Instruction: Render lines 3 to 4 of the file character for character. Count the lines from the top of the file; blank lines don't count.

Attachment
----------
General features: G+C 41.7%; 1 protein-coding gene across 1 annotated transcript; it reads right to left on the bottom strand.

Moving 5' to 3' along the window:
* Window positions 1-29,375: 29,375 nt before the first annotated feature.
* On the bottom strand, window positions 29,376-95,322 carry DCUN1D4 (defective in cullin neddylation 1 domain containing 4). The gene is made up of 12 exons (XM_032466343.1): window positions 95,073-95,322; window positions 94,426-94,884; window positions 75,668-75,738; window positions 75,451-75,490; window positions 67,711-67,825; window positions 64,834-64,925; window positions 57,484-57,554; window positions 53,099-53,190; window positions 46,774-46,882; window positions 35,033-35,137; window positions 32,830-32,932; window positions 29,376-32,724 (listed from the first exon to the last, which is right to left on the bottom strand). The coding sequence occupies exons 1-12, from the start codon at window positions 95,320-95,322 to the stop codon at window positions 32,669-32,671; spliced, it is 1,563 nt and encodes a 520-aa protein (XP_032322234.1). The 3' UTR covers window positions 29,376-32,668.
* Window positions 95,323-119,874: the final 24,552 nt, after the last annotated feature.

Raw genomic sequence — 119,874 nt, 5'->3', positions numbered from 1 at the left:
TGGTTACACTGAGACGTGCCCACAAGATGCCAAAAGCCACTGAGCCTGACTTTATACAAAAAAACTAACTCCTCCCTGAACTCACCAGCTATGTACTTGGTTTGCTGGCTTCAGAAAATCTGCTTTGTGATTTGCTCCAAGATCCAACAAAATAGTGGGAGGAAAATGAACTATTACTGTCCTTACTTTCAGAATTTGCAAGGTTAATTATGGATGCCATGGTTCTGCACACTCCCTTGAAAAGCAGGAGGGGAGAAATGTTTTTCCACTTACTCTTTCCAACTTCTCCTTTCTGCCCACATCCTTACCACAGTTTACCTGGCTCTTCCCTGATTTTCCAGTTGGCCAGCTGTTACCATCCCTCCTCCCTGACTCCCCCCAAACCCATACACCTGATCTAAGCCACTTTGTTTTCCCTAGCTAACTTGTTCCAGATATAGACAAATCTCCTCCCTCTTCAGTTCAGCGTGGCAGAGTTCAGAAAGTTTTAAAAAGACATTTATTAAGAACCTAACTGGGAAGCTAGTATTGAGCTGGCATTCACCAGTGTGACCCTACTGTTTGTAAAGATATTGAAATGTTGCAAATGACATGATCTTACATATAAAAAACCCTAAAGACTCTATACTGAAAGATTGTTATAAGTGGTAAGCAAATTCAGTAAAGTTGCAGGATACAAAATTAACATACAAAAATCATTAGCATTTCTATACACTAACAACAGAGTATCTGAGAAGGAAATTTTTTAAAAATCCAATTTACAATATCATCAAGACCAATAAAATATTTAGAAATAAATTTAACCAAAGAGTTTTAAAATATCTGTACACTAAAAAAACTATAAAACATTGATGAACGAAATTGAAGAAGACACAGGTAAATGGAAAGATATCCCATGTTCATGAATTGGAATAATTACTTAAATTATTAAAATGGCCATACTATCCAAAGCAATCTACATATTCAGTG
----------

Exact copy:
* Window positions 1-29,375: 29,375 nt before the first annotated feature.
* On the bottom strand, window positions 29,376-95,322 carry DCUN1D4 (defective in cullin neddylation 1 domain containing 4). The gene is made up of 12 exons (XM_032466343.1): window positions 95,073-95,322; window positions 94,426-94,884; window positions 75,668-75,738; window positions 75,451-75,490; window positions 67,711-67,825; window positions 64,834-64,925; window positions 57,484-57,554; window positions 53,099-53,190; window positions 46,774-46,882; window positions 35,033-35,137; window positions 32,830-32,932; window positions 29,376-32,724 (listed from the first exon to the last, which is right to left on the bottom strand). The coding sequence occupies exons 1-12, from the start codon at window positions 95,320-95,322 to the stop codon at window positions 32,669-32,671; spliced, it is 1,563 nt and encodes a 520-aa protein (XP_032322234.1). The 3' UTR covers window positions 29,376-32,668.